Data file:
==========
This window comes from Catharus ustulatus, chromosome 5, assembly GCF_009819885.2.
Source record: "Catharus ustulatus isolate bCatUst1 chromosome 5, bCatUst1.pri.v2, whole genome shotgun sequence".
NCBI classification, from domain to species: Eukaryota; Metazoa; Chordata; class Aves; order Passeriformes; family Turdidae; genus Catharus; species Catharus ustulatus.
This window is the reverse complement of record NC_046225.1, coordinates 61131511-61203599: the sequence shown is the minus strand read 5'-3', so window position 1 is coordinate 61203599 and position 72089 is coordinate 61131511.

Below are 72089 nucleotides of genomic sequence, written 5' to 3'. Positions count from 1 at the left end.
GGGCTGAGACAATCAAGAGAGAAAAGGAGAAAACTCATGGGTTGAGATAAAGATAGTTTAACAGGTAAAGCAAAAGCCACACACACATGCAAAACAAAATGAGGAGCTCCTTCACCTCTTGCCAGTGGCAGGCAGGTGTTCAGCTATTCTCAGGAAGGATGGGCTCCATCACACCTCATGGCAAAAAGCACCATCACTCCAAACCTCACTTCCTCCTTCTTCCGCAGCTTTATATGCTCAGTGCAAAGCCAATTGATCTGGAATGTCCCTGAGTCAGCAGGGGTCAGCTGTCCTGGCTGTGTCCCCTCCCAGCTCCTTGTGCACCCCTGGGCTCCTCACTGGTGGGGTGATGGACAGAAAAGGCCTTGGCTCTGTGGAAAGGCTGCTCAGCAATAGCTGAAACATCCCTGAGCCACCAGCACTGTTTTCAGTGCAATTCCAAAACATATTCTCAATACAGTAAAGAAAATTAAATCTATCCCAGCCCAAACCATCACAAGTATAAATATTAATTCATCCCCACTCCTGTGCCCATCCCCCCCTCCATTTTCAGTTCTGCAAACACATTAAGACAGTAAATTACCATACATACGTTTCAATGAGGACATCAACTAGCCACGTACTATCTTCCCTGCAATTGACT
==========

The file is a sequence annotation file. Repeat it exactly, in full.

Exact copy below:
This window comes from Catharus ustulatus, chromosome 5, assembly GCF_009819885.2.
Source record: "Catharus ustulatus isolate bCatUst1 chromosome 5, bCatUst1.pri.v2, whole genome shotgun sequence".
NCBI classification, from domain to species: Eukaryota; Metazoa; Chordata; class Aves; order Passeriformes; family Turdidae; genus Catharus; species Catharus ustulatus.
This window is the reverse complement of record NC_046225.1, coordinates 61131511-61203599: the sequence shown is the minus strand read 5'-3', so window position 1 is coordinate 61203599 and position 72089 is coordinate 61131511.

Below are 72089 nucleotides of genomic sequence, written 5' to 3'. Positions count from 1 at the left end.
GGGCTGAGACAATCAAGAGAGAAAAGGAGAAAACTCATGGGTTGAGATAAAGATAGTTTAACAGGTAAAGCAAAAGCCACACACACATGCAAAACAAAATGAGGAGCTCCTTCACCTCTTGCCAGTGGCAGGCAGGTGTTCAGCTATTCTCAGGAAGGATGGGCTCCATCACACCTCATGGCAAAAAGCACCATCACTCCAAACCTCACTTCCTCCTTCTTCCGCAGCTTTATATGCTCAGTGCAAAGCCAATTGATCTGGAATGTCCCTGAGTCAGCAGGGGTCAGCTGTCCTGGCTGTGTCCCCTCCCAGCTCCTTGTGCACCCCTGGGCTCCTCACTGGTGGGGTGATGGACAGAAAAGGCCTTGGCTCTGTGGAAAGGCTGCTCAGCAATAGCTGAAACATCCCTGAGCCACCAGCACTGTTTTCAGTGCAATTCCAAAACATATTCTCAATACAGTAAAGAAAATTAAATCTATCCCAGCCCAAACCATCACAAGTATAAATATTAATTCATCCCCACTCCTGTGCCCATCCCCCCCTCCATTTTCAGTTCTGCAAACACATTAAGACAGTAAATTACCATACATACGTTTCAATGAGGACATCAACTAGCCACGTACTATCTTCCCTGCAATTGACT